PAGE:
Q&A with the panelists
We received so many great questions during the webinar that we didn’t have time to answer all of them! Please take a look below for the answers to the questions we didn’t have chance to cover on the day. And for a recap of all other questions addressed during the Q&A session, please watch from 00:51:24 on the webinar recording.
Q. Geraldine, it’s remarkable how you’ve generated a biobank for shankopathies. Have the cells been used for research into these disorders yet? If so how?
Geraldine Bliss (CureSHANK): Yes, the cells have been used for research on Phelan-McDermid syndrome. The first research team (Ricardo Dolmetsch and his post-doc, Alex Shcheglovitov) characterized PMS neurons and did some drug-screening on them and found that IGF-1 restored synaptic deficits in the neurons. IGF-1 is in clinical trial for PMS.
When Dr Shcheglovitov completed his post-doc, he secured a position at The University of Utah, where he continues to work on PMS neurons and brain organoids (like mini-brains). At least one other team has accessed the cell lines to grow and characterise neurons. Another research team has accessed them for the purpose of generating enteric neurons to study the mechanisms of gut dysfunction in PMS and autism.
Q. Dr Kalkan you mentioned reprogramming and optiox. What is the connection between the two? Do you have disease models for dementia?
Dr Tuzer Kalkan (BitBio): Human induced pluripotent stem cells (iPSCs) provide an excellent source of starting material to generate reliable human cell models. But stem cell differentiation using classical differentiation methods is challenging, fraught with inconsistency and complex protocols that are difficult to reproduce and scale. Reprogramming cells by directly activating the program that defines a particular cellular identity is able to shorten the time frames of manufacture compared to classical differentiation. As a result, stem cells convert directly into any desired cell type, such as those of the liver, brain or immune system. However, until recently reprogramming of cells including iPSCs has been hampered by low efficacy and yields.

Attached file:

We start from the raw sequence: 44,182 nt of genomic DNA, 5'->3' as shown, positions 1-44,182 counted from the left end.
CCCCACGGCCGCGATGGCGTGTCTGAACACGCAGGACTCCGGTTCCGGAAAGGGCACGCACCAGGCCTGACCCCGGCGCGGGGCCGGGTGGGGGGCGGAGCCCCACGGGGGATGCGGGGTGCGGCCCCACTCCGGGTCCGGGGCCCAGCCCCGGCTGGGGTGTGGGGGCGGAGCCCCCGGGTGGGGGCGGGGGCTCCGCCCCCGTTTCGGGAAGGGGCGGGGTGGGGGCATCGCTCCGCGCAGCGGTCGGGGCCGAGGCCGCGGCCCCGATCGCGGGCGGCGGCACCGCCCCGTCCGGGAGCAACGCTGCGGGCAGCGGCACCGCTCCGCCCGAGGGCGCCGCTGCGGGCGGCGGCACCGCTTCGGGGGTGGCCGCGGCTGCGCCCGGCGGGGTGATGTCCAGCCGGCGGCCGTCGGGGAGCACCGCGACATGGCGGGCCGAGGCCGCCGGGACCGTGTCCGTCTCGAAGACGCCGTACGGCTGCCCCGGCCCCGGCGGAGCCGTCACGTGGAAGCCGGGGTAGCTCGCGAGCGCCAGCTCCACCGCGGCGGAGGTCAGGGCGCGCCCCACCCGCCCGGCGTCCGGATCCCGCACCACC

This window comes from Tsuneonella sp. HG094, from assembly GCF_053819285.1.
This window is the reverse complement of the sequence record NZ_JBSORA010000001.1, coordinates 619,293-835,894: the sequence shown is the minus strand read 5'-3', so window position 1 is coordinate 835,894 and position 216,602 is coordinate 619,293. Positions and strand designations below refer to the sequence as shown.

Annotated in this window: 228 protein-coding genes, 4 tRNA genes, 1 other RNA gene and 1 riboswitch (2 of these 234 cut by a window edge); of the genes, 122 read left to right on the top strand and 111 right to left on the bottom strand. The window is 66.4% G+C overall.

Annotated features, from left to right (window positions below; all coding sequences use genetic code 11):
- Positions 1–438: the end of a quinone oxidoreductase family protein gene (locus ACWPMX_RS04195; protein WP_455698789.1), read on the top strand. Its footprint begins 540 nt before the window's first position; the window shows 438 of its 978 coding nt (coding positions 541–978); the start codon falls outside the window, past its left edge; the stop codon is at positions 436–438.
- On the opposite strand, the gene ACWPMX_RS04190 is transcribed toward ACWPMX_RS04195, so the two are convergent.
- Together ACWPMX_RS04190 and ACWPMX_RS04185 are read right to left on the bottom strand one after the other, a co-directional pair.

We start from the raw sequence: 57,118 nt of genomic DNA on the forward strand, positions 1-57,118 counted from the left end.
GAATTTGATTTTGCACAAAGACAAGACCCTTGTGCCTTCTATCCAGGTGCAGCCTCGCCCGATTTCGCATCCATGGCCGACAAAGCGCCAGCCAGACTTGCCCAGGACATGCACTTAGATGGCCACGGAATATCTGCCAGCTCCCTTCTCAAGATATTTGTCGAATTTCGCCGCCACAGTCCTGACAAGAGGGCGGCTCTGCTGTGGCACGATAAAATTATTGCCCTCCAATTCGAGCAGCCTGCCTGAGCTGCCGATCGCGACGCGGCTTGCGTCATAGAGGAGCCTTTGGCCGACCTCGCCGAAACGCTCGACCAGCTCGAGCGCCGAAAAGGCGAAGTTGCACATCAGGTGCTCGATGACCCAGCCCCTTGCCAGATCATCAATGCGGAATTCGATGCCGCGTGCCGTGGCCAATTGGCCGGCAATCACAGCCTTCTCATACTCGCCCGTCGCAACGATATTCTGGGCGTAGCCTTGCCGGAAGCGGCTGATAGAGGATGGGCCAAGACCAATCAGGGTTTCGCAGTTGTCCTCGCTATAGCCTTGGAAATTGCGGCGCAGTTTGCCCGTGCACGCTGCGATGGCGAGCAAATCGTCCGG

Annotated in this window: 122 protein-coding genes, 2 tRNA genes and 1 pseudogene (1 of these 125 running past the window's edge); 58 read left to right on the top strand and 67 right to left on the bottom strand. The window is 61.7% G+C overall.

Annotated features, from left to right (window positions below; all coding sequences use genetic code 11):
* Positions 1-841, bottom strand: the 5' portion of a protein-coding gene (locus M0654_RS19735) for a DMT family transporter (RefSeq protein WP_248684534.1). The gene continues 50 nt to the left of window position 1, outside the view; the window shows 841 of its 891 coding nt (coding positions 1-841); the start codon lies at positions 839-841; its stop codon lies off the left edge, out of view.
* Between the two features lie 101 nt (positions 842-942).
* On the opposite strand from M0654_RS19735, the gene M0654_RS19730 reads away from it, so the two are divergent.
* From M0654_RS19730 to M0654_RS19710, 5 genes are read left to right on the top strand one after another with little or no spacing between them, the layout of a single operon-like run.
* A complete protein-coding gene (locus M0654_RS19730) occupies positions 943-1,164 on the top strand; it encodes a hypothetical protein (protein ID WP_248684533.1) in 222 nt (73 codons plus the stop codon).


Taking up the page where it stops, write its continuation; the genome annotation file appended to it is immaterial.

By applying a cellular reprogramming approach supported by a uniquely-engineered genetic switch, opti-ox (optimised inducible over-expression), Bit Bio is able to overcome gene silencing and with it the restrictions of inefficient cellular reprogramming. Its application to cell reprogramming enables precisely controlled expression of transcription factors and results in deterministic reprogramming of entire human iPSC cultures. The resulting mature human iPSC-derived cells are functional within days, and provide high quality cellular models with simple protocols. Cells are scalable, consistent and easy to use, and provide robust human cell models for high throughput screening and disease modelling.
Bit Bio human iPSC-derived functional glutamatergic neurons, the ioNEURONS/glut, provide a high quality human model for the study of neurological activity and disease. Bit Bio is launching iPSC-derived oligodendrocytes and GABAergic neurons later this year, and disease-specific CNS cell types for Frontotemporal Dementia, Huntington’s disease and Parkinson’s disease. If you would like more information please get in touch at email@example.com